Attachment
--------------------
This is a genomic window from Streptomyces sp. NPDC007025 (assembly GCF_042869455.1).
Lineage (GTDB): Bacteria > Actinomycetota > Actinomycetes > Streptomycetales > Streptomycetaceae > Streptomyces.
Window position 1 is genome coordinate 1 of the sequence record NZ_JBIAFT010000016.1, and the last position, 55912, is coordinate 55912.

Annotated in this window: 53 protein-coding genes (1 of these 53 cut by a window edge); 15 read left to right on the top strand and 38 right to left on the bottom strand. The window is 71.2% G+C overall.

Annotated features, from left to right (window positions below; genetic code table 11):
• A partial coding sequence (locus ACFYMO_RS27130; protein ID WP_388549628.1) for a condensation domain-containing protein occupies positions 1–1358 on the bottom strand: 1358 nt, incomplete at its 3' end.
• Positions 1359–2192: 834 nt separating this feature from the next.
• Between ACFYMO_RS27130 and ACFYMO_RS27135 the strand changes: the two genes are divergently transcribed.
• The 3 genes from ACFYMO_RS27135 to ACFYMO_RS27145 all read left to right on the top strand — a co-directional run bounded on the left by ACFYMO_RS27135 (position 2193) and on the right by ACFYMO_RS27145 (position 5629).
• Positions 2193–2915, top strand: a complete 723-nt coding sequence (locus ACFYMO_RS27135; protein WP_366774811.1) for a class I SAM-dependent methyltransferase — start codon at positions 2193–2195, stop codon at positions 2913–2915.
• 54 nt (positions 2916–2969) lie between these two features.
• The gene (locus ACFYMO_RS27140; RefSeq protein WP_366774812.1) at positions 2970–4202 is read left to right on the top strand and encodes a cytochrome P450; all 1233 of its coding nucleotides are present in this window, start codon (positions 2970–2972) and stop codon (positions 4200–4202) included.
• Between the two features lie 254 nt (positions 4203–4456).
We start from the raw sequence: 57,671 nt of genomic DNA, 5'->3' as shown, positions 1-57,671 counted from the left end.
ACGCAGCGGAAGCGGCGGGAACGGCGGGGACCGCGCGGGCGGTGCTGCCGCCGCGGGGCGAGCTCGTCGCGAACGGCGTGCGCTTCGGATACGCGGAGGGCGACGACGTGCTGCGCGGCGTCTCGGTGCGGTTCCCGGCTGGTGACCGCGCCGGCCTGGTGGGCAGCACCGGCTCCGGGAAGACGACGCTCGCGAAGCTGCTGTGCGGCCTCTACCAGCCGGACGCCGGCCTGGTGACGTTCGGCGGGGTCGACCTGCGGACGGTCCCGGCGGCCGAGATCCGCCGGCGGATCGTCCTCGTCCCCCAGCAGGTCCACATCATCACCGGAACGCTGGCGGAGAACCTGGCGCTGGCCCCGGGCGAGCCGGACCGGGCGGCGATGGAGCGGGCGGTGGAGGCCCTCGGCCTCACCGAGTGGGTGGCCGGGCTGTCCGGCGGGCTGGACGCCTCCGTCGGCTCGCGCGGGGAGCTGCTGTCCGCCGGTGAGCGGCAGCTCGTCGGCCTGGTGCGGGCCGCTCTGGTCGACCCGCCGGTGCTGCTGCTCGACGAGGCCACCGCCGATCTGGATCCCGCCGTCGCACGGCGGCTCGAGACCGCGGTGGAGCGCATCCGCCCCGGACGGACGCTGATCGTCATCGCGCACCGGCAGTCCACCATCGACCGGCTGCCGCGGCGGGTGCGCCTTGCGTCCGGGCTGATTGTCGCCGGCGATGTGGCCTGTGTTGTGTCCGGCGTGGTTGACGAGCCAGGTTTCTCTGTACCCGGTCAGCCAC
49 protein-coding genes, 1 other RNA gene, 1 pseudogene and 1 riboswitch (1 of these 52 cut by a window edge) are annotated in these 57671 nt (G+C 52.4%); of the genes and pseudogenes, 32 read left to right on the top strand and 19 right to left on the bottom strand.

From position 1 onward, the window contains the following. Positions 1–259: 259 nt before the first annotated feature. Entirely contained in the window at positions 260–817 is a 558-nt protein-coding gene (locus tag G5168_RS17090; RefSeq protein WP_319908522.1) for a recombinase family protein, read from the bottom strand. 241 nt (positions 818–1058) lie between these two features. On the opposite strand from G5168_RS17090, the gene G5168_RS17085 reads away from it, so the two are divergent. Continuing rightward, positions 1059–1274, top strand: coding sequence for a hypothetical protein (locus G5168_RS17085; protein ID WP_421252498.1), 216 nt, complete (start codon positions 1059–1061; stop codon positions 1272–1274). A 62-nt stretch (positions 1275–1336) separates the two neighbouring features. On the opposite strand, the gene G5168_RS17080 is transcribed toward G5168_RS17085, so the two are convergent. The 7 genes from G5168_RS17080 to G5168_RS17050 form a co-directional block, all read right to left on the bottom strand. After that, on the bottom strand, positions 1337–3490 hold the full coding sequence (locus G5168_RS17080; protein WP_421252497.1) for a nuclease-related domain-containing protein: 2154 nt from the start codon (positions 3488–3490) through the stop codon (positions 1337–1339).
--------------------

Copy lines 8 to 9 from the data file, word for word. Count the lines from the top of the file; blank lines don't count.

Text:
• Between ACFYMO_RS27130 and ACFYMO_RS27135 the strand changes: the two genes are divergently transcribed.
• The 3 genes from ACFYMO_RS27135 to ACFYMO_RS27145 all read left to right on the top strand — a co-directional run bounded on the left by ACFYMO_RS27135 (position 2193) and on the right by ACFYMO_RS27145 (position 5629).